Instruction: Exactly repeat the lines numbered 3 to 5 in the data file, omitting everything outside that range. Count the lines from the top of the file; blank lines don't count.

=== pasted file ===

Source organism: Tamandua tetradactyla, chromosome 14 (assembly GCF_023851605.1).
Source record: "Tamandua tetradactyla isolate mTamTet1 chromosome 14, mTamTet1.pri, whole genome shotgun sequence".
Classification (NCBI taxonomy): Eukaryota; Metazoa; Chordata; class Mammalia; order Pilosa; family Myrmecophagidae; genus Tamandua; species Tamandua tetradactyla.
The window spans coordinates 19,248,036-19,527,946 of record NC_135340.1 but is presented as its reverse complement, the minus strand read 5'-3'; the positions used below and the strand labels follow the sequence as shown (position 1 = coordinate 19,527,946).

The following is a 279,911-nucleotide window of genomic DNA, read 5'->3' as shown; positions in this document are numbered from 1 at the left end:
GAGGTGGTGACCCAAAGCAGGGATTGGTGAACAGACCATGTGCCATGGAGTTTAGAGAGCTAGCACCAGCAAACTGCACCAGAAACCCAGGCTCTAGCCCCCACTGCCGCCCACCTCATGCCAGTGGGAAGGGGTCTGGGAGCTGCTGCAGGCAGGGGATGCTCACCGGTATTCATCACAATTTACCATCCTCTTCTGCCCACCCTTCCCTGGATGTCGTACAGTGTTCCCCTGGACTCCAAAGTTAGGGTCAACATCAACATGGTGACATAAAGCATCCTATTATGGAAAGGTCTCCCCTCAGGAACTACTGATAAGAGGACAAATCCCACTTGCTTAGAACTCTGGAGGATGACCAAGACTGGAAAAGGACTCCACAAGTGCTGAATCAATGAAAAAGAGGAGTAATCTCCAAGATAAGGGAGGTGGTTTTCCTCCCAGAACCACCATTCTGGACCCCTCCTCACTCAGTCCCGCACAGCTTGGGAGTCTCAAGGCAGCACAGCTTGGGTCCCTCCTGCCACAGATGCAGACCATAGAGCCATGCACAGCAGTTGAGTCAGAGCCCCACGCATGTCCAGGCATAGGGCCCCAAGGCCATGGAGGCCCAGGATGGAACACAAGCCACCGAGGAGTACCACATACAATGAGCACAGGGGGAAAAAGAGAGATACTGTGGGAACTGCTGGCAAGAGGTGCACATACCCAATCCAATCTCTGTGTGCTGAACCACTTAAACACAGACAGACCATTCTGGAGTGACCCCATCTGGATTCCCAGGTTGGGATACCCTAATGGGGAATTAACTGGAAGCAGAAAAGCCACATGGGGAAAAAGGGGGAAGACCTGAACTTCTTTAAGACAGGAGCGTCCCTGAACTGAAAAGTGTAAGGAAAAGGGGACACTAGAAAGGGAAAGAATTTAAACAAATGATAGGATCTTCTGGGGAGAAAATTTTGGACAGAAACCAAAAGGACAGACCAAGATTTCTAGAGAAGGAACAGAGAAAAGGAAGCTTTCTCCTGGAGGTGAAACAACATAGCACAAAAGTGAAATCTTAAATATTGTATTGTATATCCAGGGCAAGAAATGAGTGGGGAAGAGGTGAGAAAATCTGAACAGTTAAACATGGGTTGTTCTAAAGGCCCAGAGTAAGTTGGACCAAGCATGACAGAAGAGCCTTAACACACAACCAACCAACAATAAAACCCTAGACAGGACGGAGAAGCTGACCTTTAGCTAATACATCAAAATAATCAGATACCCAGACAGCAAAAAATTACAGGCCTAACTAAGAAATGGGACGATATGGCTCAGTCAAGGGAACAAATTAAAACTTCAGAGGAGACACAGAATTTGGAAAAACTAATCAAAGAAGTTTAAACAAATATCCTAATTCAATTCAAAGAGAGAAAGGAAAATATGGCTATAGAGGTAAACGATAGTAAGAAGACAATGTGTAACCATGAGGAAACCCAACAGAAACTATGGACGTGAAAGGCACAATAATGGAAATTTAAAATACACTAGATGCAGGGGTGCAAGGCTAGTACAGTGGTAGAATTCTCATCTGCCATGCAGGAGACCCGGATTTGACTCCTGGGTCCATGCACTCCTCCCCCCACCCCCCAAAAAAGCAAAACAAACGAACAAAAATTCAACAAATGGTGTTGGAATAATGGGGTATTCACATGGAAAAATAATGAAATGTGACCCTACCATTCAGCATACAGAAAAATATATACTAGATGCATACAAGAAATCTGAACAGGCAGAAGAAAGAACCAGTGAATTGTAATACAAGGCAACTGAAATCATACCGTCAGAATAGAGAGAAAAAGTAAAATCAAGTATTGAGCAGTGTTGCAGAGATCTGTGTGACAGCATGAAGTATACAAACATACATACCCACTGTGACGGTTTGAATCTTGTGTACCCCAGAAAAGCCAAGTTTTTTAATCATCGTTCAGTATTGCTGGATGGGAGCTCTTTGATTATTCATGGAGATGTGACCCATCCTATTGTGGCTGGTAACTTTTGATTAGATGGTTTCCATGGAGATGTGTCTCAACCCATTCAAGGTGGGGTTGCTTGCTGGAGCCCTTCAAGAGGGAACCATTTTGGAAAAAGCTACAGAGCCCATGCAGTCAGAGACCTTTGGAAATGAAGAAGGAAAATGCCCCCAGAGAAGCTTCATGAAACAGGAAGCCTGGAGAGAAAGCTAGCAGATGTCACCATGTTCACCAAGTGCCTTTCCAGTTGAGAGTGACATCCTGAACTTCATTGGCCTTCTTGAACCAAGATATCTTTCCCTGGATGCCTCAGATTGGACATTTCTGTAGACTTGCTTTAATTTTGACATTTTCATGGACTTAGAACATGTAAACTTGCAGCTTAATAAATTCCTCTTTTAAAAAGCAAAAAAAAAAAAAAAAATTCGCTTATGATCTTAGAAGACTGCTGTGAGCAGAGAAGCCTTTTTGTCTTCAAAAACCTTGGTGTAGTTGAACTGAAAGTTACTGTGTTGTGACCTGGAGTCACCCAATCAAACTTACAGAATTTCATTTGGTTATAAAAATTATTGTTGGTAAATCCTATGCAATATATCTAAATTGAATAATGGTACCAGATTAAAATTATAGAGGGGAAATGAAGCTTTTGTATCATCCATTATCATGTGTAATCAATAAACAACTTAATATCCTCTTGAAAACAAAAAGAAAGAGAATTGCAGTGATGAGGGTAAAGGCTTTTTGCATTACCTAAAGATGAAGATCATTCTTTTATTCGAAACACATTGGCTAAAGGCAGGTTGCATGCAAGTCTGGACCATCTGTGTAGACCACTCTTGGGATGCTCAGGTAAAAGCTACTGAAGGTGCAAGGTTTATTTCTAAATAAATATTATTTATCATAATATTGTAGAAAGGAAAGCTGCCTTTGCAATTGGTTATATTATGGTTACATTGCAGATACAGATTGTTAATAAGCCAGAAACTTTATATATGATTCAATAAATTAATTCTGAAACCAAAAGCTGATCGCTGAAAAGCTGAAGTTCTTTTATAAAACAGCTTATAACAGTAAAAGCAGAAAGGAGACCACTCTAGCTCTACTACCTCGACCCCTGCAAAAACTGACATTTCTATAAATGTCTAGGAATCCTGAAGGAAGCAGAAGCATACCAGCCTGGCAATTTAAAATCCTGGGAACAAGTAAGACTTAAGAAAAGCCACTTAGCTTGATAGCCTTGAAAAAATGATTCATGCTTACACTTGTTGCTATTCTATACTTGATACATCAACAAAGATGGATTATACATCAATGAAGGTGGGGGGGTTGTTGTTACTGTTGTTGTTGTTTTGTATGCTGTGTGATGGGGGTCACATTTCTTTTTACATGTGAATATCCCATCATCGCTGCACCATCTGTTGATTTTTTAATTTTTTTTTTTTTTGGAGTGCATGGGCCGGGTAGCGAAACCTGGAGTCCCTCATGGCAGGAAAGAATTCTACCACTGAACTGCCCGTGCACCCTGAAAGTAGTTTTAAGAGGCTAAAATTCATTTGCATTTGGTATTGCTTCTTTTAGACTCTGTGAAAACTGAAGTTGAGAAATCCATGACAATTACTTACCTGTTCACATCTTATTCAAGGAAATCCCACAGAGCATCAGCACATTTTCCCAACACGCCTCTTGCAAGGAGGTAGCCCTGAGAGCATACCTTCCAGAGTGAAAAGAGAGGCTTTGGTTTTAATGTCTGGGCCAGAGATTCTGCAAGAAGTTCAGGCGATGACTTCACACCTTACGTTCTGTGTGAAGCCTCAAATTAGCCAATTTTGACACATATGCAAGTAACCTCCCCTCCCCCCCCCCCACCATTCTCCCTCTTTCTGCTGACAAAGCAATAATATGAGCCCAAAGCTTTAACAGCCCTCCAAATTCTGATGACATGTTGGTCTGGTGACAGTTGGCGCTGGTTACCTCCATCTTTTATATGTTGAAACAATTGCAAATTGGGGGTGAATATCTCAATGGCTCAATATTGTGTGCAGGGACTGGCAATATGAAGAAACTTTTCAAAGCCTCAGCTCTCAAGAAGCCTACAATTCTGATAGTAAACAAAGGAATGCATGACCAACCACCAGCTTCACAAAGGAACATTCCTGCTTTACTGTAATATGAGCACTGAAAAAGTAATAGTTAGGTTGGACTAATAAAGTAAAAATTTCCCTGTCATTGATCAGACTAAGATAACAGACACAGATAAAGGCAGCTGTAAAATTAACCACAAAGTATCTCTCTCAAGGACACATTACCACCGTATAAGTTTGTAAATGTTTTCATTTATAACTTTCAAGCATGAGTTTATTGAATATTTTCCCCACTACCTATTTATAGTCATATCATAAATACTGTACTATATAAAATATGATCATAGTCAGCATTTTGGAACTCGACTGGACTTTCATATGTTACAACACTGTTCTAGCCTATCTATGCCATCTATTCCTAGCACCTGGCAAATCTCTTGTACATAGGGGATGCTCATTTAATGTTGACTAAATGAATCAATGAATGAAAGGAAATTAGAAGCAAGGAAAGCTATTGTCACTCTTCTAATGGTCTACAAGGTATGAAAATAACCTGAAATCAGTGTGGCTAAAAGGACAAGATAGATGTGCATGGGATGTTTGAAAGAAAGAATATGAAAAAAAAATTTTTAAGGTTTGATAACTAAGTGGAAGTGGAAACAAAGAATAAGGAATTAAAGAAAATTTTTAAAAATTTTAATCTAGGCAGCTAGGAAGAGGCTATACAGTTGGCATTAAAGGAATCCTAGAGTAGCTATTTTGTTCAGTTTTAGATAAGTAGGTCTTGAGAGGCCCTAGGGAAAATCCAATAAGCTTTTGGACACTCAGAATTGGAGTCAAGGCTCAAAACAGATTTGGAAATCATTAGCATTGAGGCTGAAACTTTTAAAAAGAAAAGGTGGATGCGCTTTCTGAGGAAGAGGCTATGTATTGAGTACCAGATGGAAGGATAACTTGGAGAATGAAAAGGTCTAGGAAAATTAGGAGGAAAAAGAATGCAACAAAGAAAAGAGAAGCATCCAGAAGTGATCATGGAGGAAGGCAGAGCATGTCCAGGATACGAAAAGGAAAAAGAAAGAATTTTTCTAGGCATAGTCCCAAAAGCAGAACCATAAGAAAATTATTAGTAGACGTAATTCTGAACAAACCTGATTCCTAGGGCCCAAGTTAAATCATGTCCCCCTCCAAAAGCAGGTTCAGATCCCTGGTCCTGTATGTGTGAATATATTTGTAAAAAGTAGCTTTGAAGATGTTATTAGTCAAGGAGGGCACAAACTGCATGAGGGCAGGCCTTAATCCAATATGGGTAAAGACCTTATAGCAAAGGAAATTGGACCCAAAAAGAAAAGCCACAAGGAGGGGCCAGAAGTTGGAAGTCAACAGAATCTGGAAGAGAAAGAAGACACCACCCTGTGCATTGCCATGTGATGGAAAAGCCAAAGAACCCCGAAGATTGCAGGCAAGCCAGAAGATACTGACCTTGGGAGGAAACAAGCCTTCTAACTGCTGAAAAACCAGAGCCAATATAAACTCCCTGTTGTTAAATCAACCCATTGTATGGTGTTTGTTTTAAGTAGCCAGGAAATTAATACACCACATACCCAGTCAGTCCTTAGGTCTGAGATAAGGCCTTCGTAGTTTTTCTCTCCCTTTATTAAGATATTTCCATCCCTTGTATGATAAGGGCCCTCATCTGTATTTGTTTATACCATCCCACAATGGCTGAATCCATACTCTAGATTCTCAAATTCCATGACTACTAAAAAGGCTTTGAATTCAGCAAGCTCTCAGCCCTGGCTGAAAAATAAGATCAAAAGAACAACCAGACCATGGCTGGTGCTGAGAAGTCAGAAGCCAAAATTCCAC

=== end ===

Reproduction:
Classification (NCBI taxonomy): Eukaryota; Metazoa; Chordata; class Mammalia; order Pilosa; family Myrmecophagidae; genus Tamandua; species Tamandua tetradactyla.
The window spans coordinates 19,248,036-19,527,946 of record NC_135340.1 but is presented as its reverse complement, the minus strand read 5'-3'; the positions used below and the strand labels follow the sequence as shown (position 1 = coordinate 19,527,946).

The following is a 279,911-nucleotide window of genomic DNA, read 5'->3' as shown; positions in this document are numbered from 1 at the left end: